A few friendly explanations, however, were sufficient to adjust the present misunderstanding between the parties, who continued to maintain their respective differences of sentiment, without any hinderance to a cordial intercourse. But unfortunately, another subject for controversy started up, which placed them again in a state of opposition. Some of the monthly editors, as well as others, endeavoured to represent Mr. Fuller as having abandoned his principles on the subject of Particular Redemption; placing its peculiarity not in the degree of Christ's sufferings, or in any want of sufficiency as to the nature of the atonement, but merely in the sovereignty of God respecting its application. This was reckoned an error of such magnitude, as ought to sink him in the esteem of religious people: and had the words of Calvin himself been quoted on this subject, they would have been sufficient in the account of some modern Calvinists, to prove even him an Arminian.

The difference chiefly relates to what precise ideas ought to be attached to the terms substitution and imputation. Mr. Booth conceived that Mr. Fuller had expressed himself in too general terms respecting the extent of the atonement, as opening a way whereby the whole race of man might be saved, as far as respects sufficiency in the atonement, though the number who shall ultimately receive the advantage of it, is limited by the divine sovereignty. He therefore contended that Christ represented a certain number only, whose sins and deserved punishment were transferred to him; and to whom, on the contrary, his obedience and sufferings are imputed, as forming their justifying righteousness.

This hopeless piece of business issued in a correspondence, not between Mr. Fuller and Mr. Booth, (for with the former the latter declined to communicate) but between Mr. Booth and Dr. Ryland, through whom he received Mr. Fuller's statements. The substance of this correspondence was afterwards given to the public, in a dialogue between "Peter, James, and John ;" in which the points in dispute are fairly stated. It is true indeed that this mode of writing is liable to strong objections, as it invariably gives to the dialogist the palm of victory; but that Mr. Booth's sentiments and reasonings are not misrepresented, there is the fullest assurance from the well known integrity of the writer, and the unimpeachable veracity of his friend, the late Dr. Ryland, who addressed to Mr. Booth a private remonstrance, from which the following are extracts :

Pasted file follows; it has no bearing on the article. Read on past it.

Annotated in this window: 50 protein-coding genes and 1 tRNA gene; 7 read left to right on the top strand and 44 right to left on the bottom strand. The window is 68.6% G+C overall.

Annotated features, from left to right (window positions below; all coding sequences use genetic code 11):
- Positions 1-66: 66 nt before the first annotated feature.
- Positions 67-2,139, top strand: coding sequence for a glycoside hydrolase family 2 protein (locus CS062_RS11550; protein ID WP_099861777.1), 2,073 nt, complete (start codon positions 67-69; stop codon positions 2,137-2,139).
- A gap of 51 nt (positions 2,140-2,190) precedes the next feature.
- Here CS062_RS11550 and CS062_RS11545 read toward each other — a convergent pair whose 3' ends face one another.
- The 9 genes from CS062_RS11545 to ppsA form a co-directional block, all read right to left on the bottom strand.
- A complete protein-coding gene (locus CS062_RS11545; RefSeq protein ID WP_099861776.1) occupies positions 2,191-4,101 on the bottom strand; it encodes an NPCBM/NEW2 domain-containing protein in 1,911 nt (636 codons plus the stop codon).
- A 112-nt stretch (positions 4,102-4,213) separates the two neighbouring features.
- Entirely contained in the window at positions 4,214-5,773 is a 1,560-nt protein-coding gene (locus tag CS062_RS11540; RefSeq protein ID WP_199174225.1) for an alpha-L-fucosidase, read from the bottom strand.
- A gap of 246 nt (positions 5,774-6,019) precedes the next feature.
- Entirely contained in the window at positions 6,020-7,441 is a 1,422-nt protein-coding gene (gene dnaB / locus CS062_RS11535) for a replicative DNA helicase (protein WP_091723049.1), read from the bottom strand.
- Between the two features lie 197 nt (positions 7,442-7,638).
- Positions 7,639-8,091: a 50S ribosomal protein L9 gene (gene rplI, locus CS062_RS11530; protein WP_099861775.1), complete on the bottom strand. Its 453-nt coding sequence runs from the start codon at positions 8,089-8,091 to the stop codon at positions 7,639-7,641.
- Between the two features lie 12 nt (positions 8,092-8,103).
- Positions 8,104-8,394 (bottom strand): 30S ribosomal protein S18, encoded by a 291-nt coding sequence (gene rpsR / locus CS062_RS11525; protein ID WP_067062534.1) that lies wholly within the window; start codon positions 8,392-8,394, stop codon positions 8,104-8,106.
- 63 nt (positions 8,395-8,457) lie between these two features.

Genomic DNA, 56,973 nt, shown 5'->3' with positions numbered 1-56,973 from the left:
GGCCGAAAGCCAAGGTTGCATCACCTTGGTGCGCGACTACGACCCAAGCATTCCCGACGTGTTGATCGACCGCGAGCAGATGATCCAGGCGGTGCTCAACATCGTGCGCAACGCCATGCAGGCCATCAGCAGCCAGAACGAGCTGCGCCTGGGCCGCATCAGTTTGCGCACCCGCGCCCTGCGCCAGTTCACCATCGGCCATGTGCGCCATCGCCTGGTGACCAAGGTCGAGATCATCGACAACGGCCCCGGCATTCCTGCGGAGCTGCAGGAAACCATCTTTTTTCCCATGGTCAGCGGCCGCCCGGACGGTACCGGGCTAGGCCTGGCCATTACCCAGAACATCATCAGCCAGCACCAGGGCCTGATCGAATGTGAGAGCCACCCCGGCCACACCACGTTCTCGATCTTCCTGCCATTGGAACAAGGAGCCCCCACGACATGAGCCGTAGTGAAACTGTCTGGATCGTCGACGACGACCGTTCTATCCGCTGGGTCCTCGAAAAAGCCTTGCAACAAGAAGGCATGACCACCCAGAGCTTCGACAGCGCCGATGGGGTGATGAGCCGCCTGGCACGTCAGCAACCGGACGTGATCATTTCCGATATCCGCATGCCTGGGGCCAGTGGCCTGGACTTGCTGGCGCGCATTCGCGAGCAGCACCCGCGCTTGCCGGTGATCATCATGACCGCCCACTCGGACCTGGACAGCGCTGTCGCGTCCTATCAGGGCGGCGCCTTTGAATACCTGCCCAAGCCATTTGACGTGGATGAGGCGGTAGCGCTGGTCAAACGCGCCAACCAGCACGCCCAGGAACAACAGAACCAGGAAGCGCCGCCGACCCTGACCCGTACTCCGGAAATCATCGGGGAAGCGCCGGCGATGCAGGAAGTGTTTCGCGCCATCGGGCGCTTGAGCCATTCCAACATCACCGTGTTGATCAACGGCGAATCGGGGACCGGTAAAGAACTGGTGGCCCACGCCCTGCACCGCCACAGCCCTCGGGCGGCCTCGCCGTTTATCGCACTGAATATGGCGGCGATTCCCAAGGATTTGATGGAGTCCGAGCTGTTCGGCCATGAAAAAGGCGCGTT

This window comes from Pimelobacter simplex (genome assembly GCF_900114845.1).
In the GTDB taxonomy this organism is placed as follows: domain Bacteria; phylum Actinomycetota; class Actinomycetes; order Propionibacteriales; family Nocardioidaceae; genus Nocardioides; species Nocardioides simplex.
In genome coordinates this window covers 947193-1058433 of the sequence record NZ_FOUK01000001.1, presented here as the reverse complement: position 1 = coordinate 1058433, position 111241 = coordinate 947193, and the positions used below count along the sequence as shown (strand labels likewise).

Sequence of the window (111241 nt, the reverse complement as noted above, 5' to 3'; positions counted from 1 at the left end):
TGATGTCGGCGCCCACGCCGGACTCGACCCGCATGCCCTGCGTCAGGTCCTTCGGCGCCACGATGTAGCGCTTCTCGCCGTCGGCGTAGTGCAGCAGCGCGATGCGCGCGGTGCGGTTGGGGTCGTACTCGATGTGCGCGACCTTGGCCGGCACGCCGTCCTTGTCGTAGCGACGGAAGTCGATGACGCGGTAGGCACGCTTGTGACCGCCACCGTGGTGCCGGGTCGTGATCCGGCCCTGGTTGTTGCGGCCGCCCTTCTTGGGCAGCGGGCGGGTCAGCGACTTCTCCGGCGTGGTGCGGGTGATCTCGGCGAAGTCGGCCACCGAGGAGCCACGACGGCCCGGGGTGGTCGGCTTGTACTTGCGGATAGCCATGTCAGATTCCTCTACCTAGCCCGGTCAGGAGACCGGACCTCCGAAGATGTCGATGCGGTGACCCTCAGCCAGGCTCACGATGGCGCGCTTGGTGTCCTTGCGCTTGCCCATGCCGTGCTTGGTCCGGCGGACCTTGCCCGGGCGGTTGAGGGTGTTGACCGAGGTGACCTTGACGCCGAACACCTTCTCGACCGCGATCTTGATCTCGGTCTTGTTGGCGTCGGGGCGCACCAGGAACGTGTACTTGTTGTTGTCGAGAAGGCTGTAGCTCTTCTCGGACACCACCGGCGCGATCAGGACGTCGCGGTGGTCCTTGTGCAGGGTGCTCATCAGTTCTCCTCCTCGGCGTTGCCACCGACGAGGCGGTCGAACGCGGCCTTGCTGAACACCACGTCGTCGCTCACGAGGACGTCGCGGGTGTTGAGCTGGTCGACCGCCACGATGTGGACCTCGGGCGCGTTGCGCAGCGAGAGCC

"As to Mr. Fuller, if I should find any thing in which he has expressed himself inaccurately, I will tell him of it myself; but I will not have the remotest hand in furnishing the many professors, who dislike him for opposing their attempts to annihilate duty, with a term of reproach, that has with them far more weight than twenty scriptural arguments. That a man who is continually employed for God, and has ably defended the cause of God against the most mischievous foes of the truth, should be held up as an object of suspicion and dislike, while the most injudicious and inconsiderate distortions of Calvinism are suffered to pass unnoticed, is to me a matter of unspeakable surprise."

The only design of the writer in reviewing these recollections, is to do justice to the memory of his departed friend, and to prevent as far as possible, the repetition of those misstatements, relative to Mr. Fuller's sentiments, which have already been too often encouraged. No one acquainted with the character of Mr. Booth, can forbear to venerate his memory; but it is undeniable, that his tenacity for a system, and his dread of innovation, subjected him to impressions not the most favourable to free and candid inquiry. It was a matter of grief to Mr. Fuller, that he had to encounter opposition from a man whom he could never approach but with sentiments of reverential esteem, and he often mentioned it with regret; especially as that opposition was demanded, and might have been effective, in another quarter. The collision between such eminent individuals, like two jarring worlds, passing in opposite directions with their blaze of light, cannot fail to be interesting, though only some of their remoter angles came in contact; and it will be wise and honourable in the friends of both, to imitate their virtues, and avoid their imperfections.

Memoirs of the Life and Writings of the Rev. Andrew Fuller By John Webster